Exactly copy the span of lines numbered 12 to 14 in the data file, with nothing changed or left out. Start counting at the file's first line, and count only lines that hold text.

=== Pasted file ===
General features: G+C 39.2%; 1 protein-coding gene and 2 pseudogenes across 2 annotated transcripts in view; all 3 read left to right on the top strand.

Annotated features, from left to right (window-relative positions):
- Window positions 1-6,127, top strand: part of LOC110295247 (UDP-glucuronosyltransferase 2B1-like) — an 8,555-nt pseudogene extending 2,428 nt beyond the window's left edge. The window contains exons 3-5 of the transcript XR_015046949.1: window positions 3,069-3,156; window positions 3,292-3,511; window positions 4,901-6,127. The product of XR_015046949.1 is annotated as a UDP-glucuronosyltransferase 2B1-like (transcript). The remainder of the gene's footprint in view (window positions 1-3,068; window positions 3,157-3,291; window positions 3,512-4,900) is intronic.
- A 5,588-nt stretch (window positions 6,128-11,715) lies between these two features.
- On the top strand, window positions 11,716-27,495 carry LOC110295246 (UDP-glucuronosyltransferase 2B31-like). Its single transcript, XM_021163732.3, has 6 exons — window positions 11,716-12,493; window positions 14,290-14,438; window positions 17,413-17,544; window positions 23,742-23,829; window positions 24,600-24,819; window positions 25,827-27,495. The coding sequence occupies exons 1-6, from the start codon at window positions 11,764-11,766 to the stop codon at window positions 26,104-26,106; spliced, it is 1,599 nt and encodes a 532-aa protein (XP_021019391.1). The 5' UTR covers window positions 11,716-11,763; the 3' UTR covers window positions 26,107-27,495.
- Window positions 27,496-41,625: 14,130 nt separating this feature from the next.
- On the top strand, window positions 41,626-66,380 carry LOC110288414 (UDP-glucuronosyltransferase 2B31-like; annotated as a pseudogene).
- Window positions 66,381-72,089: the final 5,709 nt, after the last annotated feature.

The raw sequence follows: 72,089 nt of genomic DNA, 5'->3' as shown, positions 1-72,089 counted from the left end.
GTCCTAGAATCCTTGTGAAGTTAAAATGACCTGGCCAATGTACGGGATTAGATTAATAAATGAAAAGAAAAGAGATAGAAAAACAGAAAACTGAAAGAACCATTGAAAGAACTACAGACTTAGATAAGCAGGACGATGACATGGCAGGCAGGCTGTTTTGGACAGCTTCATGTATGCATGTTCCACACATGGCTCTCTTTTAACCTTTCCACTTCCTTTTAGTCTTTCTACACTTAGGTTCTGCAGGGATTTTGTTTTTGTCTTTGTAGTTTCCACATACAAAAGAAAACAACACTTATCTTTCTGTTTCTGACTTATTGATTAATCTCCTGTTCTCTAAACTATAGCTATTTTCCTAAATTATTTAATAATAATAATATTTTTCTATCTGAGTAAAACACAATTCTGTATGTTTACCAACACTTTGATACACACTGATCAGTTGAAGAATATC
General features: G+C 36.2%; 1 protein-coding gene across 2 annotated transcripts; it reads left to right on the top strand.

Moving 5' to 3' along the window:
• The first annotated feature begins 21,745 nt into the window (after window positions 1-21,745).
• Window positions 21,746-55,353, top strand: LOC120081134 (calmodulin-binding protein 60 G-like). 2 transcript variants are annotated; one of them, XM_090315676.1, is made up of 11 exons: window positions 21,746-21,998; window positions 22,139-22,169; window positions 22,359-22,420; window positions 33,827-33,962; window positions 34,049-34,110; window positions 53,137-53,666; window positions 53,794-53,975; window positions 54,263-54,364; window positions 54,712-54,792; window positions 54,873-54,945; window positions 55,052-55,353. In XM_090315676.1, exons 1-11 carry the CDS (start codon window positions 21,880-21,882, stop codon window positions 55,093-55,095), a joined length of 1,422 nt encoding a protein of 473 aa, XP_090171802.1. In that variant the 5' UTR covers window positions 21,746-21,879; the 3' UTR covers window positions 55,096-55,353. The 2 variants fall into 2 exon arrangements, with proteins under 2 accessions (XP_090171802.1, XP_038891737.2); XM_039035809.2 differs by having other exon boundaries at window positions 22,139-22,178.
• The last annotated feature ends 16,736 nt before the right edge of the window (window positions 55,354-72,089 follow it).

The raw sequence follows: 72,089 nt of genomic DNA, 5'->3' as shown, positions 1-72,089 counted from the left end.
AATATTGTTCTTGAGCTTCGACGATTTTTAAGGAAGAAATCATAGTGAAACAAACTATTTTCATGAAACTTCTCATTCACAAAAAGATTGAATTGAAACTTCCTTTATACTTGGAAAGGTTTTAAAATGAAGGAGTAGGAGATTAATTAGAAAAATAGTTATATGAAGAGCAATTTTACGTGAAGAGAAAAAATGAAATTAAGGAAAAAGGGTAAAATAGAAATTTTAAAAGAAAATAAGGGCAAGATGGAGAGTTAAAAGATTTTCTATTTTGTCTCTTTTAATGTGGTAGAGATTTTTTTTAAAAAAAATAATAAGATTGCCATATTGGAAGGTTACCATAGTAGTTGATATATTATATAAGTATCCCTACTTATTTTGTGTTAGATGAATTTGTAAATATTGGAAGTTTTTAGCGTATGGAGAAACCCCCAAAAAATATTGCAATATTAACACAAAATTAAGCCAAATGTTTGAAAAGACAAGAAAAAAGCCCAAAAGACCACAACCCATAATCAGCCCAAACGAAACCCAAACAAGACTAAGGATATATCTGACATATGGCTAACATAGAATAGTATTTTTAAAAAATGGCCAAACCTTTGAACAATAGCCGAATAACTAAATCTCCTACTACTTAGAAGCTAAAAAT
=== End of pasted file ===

Moving 5' to 3' along the window:
• The first annotated feature begins 21,745 nt into the window (after window positions 1-21,745).
• Window positions 21,746-55,353, top strand: LOC120081134 (calmodulin-binding protein 60 G-like). 2 transcript variants are annotated; one of them, XM_090315676.1, is made up of 11 exons: window positions 21,746-21,998; window positions 22,139-22,169; window positions 22,359-22,420; window positions 33,827-33,962; window positions 34,049-34,110; window positions 53,137-53,666; window positions 53,794-53,975; window positions 54,263-54,364; window positions 54,712-54,792; window positions 54,873-54,945; window positions 55,052-55,353. In XM_090315676.1, exons 1-11 carry the CDS (start codon window positions 21,880-21,882, stop codon window positions 55,093-55,095), a joined length of 1,422 nt encoding a protein of 473 aa, XP_090171802.1. In that variant the 5' UTR covers window positions 21,746-21,879; the 3' UTR covers window positions 55,096-55,353. The 2 variants fall into 2 exon arrangements, with proteins under 2 accessions (XP_090171802.1, XP_038891737.2); XM_039035809.2 differs by having other exon boundaries at window positions 22,139-22,178.